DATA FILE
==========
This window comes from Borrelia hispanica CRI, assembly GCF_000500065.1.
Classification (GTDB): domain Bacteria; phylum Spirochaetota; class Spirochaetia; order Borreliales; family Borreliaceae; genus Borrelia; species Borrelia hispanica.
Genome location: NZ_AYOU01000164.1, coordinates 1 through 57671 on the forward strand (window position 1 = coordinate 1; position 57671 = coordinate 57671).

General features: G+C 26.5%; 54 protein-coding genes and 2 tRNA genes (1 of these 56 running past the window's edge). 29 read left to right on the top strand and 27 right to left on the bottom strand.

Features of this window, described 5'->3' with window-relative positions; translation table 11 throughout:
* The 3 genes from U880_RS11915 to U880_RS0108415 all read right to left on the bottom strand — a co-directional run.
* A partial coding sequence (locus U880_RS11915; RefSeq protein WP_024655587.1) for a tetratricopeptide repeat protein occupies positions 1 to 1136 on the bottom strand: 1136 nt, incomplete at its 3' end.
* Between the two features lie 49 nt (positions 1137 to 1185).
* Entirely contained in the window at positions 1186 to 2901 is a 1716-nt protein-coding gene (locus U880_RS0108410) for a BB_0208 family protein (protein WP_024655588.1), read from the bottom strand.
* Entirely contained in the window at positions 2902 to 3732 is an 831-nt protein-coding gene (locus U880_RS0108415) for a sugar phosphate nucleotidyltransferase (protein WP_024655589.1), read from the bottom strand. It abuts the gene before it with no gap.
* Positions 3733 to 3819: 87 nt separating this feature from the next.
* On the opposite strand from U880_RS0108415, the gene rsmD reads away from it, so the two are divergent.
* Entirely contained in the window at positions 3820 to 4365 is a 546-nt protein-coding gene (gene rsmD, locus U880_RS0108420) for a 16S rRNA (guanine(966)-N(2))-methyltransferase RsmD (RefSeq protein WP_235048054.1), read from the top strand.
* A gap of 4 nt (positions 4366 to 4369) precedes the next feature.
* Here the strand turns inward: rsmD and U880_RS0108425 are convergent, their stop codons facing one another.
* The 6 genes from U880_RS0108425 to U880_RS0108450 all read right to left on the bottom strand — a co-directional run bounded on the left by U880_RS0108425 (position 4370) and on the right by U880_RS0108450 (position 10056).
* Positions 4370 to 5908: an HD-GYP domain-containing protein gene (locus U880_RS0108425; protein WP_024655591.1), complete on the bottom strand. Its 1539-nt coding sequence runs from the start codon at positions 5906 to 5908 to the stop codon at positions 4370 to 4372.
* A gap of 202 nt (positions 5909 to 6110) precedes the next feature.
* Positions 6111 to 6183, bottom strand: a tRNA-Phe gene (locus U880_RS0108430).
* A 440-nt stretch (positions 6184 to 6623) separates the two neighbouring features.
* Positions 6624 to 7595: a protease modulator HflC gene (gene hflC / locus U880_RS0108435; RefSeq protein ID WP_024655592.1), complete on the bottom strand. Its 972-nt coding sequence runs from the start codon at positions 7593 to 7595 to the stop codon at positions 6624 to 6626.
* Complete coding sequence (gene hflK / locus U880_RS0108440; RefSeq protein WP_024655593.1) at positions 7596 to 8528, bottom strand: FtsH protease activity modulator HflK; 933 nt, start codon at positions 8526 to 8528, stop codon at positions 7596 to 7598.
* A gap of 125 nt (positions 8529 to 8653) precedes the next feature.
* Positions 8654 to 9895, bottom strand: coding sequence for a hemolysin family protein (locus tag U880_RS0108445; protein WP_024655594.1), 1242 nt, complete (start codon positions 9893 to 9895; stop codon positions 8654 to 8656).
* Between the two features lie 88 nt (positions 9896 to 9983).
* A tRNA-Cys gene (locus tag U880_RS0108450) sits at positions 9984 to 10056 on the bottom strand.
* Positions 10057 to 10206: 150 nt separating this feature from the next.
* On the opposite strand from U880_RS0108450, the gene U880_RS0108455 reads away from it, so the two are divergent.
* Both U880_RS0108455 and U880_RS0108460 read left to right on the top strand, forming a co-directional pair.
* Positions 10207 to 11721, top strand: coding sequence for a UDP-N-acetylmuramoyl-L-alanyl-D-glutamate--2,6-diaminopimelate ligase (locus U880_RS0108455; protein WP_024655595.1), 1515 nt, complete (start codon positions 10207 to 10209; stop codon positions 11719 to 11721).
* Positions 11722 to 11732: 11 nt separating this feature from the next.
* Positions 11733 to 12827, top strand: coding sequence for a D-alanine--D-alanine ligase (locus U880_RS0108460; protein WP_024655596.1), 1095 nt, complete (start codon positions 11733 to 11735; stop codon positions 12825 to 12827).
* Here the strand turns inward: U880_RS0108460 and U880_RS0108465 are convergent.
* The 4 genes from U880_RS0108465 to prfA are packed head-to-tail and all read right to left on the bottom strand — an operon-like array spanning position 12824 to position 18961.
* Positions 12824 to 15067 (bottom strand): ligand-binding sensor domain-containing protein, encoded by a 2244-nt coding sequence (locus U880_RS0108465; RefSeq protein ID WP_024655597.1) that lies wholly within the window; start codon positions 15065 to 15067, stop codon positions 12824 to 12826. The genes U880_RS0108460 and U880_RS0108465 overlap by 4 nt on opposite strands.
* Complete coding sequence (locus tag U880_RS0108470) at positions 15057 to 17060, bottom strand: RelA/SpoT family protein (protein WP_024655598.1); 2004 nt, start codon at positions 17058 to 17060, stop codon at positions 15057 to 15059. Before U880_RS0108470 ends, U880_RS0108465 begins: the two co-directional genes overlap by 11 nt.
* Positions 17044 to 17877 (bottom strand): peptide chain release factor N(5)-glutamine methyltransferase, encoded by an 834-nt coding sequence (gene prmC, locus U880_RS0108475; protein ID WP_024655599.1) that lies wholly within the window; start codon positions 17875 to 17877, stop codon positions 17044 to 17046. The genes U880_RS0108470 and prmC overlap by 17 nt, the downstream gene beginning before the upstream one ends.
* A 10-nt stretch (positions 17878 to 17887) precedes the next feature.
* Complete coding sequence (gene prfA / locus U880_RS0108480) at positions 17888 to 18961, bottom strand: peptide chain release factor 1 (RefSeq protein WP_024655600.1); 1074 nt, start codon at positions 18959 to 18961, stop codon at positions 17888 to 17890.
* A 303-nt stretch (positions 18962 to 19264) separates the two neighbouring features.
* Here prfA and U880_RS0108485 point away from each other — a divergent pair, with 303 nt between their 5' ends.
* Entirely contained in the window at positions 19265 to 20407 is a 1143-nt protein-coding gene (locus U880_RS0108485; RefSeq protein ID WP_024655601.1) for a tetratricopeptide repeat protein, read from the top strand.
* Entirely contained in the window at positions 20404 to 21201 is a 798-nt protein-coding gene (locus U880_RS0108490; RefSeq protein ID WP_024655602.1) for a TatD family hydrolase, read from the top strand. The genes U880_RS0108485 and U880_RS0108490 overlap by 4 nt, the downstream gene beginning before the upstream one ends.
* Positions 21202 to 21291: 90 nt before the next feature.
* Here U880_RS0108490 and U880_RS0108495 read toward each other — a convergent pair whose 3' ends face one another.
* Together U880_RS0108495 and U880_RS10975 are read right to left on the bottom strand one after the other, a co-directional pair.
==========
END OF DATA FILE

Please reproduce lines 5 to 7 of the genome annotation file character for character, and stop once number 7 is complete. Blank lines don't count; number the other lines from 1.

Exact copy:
Features of this window, described 5'->3' with window-relative positions; translation table 11 throughout:
* The 3 genes from U880_RS11915 to U880_RS0108415 all read right to left on the bottom strand — a co-directional run.
* A partial coding sequence (locus U880_RS11915; RefSeq protein WP_024655587.1) for a tetratricopeptide repeat protein occupies positions 1 to 1136 on the bottom strand: 1136 nt, incomplete at its 3' end.